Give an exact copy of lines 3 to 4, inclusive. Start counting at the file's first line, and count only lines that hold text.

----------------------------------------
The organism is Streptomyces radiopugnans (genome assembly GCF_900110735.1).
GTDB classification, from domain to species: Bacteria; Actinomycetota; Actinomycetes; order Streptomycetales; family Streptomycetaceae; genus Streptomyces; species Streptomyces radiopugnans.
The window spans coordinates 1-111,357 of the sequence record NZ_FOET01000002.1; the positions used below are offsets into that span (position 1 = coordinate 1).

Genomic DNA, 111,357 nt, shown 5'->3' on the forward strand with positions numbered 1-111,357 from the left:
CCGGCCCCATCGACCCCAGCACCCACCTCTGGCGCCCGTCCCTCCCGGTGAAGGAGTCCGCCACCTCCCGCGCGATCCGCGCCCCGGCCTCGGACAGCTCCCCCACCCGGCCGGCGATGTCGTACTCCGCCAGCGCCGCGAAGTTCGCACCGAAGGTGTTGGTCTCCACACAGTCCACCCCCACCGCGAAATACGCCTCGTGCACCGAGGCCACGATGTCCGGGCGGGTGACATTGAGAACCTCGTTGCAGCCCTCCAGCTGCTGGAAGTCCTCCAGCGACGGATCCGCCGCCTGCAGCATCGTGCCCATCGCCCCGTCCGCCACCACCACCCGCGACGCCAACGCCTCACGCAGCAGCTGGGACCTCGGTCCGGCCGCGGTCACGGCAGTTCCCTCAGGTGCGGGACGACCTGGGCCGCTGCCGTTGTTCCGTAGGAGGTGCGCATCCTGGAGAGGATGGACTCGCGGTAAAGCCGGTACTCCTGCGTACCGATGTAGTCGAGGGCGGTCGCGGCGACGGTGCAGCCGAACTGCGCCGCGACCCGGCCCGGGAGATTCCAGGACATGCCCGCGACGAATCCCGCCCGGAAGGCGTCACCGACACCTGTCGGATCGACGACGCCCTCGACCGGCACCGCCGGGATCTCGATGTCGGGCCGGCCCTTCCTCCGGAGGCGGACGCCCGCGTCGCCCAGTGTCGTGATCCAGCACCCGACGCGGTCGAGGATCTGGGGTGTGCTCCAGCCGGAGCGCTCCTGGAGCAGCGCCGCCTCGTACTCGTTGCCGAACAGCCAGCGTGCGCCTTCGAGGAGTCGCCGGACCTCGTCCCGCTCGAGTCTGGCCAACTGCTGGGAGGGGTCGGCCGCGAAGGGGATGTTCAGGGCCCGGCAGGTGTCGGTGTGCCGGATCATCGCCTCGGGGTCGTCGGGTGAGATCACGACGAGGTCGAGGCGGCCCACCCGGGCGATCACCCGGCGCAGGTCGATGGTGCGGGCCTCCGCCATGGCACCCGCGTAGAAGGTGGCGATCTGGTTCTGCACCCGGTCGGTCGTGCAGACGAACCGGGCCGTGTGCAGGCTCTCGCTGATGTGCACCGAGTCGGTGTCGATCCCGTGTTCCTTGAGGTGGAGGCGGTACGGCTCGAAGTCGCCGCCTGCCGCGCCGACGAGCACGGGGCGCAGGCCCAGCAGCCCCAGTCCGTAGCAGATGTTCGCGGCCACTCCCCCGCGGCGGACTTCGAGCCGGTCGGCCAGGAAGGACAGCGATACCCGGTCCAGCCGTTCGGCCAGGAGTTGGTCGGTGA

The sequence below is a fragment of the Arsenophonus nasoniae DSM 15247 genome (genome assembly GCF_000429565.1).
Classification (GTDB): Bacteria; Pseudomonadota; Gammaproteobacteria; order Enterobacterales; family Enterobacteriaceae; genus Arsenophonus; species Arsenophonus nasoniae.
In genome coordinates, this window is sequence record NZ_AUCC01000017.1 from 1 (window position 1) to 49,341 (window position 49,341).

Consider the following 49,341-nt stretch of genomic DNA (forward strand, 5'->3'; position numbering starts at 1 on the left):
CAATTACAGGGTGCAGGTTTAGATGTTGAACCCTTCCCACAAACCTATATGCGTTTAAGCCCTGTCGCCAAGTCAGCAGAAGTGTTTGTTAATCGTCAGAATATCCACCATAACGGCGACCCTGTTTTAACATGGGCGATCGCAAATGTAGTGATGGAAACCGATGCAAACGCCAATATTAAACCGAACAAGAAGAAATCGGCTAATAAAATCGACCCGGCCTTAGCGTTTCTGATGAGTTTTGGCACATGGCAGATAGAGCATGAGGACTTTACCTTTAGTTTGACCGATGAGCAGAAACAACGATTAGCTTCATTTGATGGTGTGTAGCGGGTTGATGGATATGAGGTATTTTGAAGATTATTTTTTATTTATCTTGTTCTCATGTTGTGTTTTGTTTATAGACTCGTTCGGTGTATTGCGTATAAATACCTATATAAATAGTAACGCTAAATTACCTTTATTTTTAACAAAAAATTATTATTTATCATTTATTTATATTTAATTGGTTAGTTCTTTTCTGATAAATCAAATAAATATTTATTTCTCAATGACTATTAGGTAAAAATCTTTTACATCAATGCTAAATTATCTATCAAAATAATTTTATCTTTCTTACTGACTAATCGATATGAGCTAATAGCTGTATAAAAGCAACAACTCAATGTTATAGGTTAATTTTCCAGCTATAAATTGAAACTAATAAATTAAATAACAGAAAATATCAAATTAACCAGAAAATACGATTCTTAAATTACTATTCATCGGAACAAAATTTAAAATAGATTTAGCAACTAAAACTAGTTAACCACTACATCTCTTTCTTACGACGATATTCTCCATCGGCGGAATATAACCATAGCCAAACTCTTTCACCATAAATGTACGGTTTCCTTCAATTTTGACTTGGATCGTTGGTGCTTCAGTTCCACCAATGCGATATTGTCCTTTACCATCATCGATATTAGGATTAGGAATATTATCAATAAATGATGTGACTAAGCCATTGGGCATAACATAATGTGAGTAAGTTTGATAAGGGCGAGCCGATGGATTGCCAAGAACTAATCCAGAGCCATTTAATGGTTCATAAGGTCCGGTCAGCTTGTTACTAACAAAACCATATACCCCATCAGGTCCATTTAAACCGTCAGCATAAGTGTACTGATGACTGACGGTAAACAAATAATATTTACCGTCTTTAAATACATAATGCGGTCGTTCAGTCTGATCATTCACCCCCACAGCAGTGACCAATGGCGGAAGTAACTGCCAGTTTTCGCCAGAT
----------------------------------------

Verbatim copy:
The window spans coordinates 1-111,357 of the sequence record NZ_FOET01000002.1; the positions used below are offsets into that span (position 1 = coordinate 1).

Genomic DNA, 111,357 nt, shown 5'->3' on the forward strand with positions numbered 1-111,357 from the left: